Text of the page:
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Anti-Femicide Activists Raise Awareness At DU

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Since 1993 the city of Juarez, Mexico has been home to massacred women and their killers. An estimated 1,000 women have been brutally murdered for the past two decades in a phenomenon dubbed “femicide.”

Every year hundreds of sexual assault homicides go unsolved on the U.S.-Mexico border. The Mexican government and drug cartels work hand-in-hand to keep the public’s eye out of this murder spree, said Marisela Ortiz, an anti-femicide activist.

Ortiz was a schoolteacher in Juarez in 2001 when one of her students, 17-year-old Alejandra, became another victim of femicide. Her mutilated body was found next to the factory where she worked. She was strangled, raped by various men and had her lower lip detached. A month later her family was given an unidentified bag of bones, claiming to be their daughter’s.

Ortiz and her son, Rowe, spoke out against these crimes at Dominican Oct. 6. They have been targeted and threatened by the police and drug cartels for starting the organization Nuestras Hijas de Regreso a Casa, which in English means “may our daughters return home.”

Marisela Ortiz is a woman in her mid-50’s, with sorrowful eyes but a gentle disposition. She explained her story with tears streaming down her face.

This type of scenario is an all too common occurrence in Juarez. The police blame the victims for “prostitution or domestic violence,” Ortiz said. Most of the community believed this was the case until the number of deaths for this demographic rose exponentially in recent years.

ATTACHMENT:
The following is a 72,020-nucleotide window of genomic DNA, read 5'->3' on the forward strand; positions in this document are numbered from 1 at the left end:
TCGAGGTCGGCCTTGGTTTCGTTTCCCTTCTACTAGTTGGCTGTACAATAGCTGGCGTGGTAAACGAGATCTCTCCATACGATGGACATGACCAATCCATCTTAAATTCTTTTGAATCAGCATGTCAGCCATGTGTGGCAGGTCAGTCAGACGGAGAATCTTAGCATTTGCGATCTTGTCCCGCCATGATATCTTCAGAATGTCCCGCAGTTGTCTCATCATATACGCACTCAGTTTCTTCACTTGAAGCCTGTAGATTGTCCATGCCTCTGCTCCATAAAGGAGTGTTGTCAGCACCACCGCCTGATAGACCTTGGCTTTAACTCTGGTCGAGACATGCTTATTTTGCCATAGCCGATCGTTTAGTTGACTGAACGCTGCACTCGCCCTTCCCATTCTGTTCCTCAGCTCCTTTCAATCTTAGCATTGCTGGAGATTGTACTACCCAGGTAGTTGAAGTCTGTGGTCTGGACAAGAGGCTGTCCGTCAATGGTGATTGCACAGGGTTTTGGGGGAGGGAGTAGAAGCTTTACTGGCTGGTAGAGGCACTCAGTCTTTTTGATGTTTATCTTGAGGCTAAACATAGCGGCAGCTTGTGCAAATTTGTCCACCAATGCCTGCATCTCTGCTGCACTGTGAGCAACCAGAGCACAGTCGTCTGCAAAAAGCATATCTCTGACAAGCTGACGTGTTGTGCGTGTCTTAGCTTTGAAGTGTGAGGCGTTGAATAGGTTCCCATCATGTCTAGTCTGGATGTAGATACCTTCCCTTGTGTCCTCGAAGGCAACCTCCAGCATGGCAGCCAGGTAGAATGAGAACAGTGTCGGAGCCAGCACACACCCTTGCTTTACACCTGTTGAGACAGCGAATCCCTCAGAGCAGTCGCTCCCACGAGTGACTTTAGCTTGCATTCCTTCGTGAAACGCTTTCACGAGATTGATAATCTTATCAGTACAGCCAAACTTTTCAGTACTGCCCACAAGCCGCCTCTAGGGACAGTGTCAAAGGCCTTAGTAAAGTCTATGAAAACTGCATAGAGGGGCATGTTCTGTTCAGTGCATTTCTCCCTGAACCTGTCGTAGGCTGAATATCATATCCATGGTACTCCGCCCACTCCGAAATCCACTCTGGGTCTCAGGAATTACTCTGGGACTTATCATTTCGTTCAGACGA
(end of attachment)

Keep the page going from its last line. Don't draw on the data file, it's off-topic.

The program Nuestras Hijas de Regreso a Casa, which was started the same year of Alejandra’s disappearance, pushes the police to open files and start investigations on these deaths. They are also working on getting use of a forensic lab so that the bones returned to families might be confirmed to be who the police say they are.

In the past, activist Ortiz has been beaten, chased and stalked for holding political campaigns against the injustice. During demonstrations, Rowe had guns pointed at him. Their apartment has been raided by the military twice. Rowe’s brother-in-law was murdered and he believes that it was by the same people who target these women, mistaking his brother-in-law for Rowe, since they shared the same car and apartment.

The death threats towards Ortiz and her family continued, so in March, Ortiz and Rowe fled to the United States. They are currently residing in Michigan and have formed a U.S. based organization called Esperanza, or “hope.” It is run by children of the murdered mothers and hopes to spread awareness of the situation through art.

When asked what it would take to stop these killings, Ortiz replied, “Legalize drugs.” These potent drug cartels are the rule of the land in Juarez, and while they hold power the women will continue to disappear.

Agata Kubinska, Contributing Writer

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